Serge van Erkelens: Recognizing Israel

By Serge van Erkelens
Special to

No country should officially recognised Israel as a Jewish state, for the same obvious reason that no country has or should recognize France as a state with a particular nature. The same logic applies to Spain, the US, or any other. 

So demanding such a thing from the Palestinians – living under Israeli occupation – is ridiculous, to say the least.

Of course, Israel suddenly might demand from other governments to qualify their recognition of itself as a Jewish state; it could utilize history, to create pressure and to brand anti-Semitic, any country that refuses to comply.

But can it be done? Is it possible? If yes, why hasn’t it been done yet?

The Balfour Declaration of 1917 spoke of a ‘Jewish Homeland’; So did the Conference of San Remo in 1920, in its confirming that declaration. And at the creation of Israel in 1948 it was quite obvious that it was a Jewish state. That does not say anything about the consequences yet, but the new inhabitants – certainly not the Palestinian Arab population – made it clear they wanted to see the state as Jewish. So why hasn’t any foreign country recognised that particular nature yet?

Recognising a state means a full recognition of the sovereignty of that state. It is a declaration promising not to interfere in the internal matters of that state, in any way.

First, it equals a promise to stay out. Basic UN-rules are applied, and the first rule is: non intervention in sovereign countries’ internal affairs; again, stay out.

Second, it is recognition of the self-determination of the nation (population), or simply said: everything that takes place inside that country is the business of its population, and nobody else’s.

Thus, the state is recognised, not the nation. The state functions as a shield for the nation against outsiders. And the state is the only representative of the nation.

Of course every state is bound to the rest of the world by international treaties or agreements, but everything else inside that, is broadly considered to be internal private business.

Can France demand to be recognised as a wine and cheese republic? Holland to be the ultimate windmill kingdom? And what if Holland next year decides to be a dike state, instead? Should the whole world come running up again to acknowledge that change in the way that Holland wishes to characterize itself? What if the US decides to give up it’s structure of states, and adhere to a new formula? Do they need approval or recognition from the rest of the world? Absolutely not. Could foreign countries resist such a change? Of course not. All these things remain internal matters.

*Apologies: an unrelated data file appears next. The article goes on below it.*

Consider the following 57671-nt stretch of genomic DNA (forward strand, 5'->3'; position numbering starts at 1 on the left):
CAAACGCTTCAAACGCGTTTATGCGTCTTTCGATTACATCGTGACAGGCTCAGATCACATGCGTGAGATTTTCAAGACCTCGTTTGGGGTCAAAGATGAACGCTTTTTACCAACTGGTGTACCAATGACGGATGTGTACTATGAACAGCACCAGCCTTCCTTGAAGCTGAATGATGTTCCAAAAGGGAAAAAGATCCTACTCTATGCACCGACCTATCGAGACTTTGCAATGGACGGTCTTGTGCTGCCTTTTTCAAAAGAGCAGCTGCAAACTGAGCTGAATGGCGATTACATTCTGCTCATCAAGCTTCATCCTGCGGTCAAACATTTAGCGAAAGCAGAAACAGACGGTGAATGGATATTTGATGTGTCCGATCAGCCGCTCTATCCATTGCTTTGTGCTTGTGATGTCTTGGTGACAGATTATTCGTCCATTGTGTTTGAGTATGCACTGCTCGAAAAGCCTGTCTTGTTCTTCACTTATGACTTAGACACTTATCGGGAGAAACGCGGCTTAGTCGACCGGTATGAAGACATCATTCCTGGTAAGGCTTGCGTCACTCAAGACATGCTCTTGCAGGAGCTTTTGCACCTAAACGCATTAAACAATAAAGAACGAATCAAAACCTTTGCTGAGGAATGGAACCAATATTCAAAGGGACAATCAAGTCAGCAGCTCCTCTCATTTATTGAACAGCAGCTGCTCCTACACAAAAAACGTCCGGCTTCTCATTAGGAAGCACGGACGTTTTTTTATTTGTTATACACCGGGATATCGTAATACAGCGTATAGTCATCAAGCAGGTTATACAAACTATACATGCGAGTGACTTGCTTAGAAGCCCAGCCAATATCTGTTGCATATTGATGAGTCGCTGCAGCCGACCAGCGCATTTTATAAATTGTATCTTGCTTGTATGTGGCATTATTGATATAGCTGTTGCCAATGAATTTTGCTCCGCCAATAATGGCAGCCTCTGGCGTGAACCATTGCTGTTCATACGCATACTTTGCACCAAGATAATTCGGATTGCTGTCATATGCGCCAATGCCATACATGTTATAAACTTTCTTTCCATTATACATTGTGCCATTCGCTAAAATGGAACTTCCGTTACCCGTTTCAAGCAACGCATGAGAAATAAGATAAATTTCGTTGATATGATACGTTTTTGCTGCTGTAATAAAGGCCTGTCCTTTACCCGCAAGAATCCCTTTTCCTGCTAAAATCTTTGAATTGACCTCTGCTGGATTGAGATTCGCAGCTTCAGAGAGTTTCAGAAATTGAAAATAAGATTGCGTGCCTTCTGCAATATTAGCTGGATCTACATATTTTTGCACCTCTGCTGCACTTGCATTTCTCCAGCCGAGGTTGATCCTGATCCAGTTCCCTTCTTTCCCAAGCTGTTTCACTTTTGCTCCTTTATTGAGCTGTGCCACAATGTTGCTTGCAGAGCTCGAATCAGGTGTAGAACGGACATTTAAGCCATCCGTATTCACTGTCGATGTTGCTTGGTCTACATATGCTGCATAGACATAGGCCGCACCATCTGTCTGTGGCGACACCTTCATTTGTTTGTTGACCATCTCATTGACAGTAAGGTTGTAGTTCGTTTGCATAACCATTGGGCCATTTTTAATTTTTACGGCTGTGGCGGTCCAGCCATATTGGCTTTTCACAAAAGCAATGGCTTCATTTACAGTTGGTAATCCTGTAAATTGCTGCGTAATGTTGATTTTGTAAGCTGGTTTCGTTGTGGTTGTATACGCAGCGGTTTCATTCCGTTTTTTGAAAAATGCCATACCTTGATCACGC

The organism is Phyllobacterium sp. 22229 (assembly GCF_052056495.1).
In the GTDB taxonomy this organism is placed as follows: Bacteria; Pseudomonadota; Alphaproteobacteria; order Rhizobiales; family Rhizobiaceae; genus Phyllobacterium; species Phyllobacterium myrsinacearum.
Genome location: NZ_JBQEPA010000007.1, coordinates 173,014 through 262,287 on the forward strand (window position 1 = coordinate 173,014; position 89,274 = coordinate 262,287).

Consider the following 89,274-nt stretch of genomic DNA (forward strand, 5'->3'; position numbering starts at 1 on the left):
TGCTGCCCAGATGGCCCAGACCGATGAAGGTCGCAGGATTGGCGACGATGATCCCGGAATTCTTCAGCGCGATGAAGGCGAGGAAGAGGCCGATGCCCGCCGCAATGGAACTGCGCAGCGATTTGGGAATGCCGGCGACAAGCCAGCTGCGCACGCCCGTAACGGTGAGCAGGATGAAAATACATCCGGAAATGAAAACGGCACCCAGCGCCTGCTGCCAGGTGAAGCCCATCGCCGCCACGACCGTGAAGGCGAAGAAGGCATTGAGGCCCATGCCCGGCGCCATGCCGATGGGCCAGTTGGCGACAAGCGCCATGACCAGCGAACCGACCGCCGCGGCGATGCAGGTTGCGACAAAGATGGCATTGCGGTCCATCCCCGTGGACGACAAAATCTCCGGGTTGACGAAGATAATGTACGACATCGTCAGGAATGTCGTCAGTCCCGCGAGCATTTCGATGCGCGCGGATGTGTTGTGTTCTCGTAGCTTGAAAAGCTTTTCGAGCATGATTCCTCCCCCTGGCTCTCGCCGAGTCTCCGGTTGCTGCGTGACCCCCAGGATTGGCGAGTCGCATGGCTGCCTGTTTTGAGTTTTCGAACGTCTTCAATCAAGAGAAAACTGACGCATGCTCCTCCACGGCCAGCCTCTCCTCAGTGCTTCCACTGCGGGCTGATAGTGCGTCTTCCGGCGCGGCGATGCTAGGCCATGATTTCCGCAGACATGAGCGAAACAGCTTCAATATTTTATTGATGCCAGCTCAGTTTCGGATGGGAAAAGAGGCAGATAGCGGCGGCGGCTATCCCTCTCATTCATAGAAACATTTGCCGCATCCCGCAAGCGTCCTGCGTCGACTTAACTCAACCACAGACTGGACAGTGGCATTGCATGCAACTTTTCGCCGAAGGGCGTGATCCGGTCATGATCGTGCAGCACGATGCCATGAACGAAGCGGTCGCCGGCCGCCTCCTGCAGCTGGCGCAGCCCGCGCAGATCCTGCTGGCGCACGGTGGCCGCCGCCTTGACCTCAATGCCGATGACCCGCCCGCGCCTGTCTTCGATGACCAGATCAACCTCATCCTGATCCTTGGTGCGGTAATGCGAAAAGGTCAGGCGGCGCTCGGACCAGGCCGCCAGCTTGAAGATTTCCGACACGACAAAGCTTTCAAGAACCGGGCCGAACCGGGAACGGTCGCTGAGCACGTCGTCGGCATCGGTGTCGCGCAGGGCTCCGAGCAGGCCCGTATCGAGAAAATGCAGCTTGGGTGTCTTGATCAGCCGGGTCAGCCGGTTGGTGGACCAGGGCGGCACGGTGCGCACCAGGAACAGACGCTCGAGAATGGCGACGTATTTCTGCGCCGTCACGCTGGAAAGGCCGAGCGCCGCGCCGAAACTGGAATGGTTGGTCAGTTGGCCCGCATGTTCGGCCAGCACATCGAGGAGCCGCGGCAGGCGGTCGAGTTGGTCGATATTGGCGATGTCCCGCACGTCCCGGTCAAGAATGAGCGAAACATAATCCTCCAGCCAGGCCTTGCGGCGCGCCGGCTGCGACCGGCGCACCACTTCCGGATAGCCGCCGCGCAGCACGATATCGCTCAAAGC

More relevant, what if the next Israeli government, for the sake of good relations between Jews and Arabs decides its no longer a good idea to remain Jewish? Should the whole world come running again, to amend their recognition of Israel? No. For the state to be Jewish or not, is an internal Israeli matter. The matter is not Jewish but Israeli. And foreign recognitions do not concern the Jewish (or not) inhabitants, but the state itself. And the nature of that recognition basically is: stay out of it!

So recognising a state as being Jewish would even be an intrusion in internal matters, even if the current government of Israel would ask us to. It simply does not fit in the UN-system of recognitions.

Israel is, of course, blurring definitions on purpose. The practical reason is maybe to create impossible conditions for Palestinians or is a prelude to throwing Arab Israelis out of their country. If that takes place, such matter would have to be handled by the UN-system, for it will create serious regional and international consequences. Apparently Israel wants to shield itself from any criticism, by claiming that maintaining its Jewish identity is an internationally approved matter.

But even if ethnic cleansing is not Israel’s ultimate aim, the recognition is still a powerful tool to resist any criticism regarding the treatment of the non-Jewish minorities. Indeed, Israel is hoping that such exceptionalism will help bypass international standards that are designed to protect inhabitants against serious violations of basic rights.

But nothing will change the fact that coercing Palestinians to recognise the state of Israel as a Jewish state is highly unusual and highly irrational, and doesn’t seem to fulfil any reasonable purpose. Therefore it may be suspected to be just another roadblock to peace, just giving more way to the ongoing annexation of the West Bank.

-Serge van Erkelens is a Netherlands-based independent writer, with juridical background.

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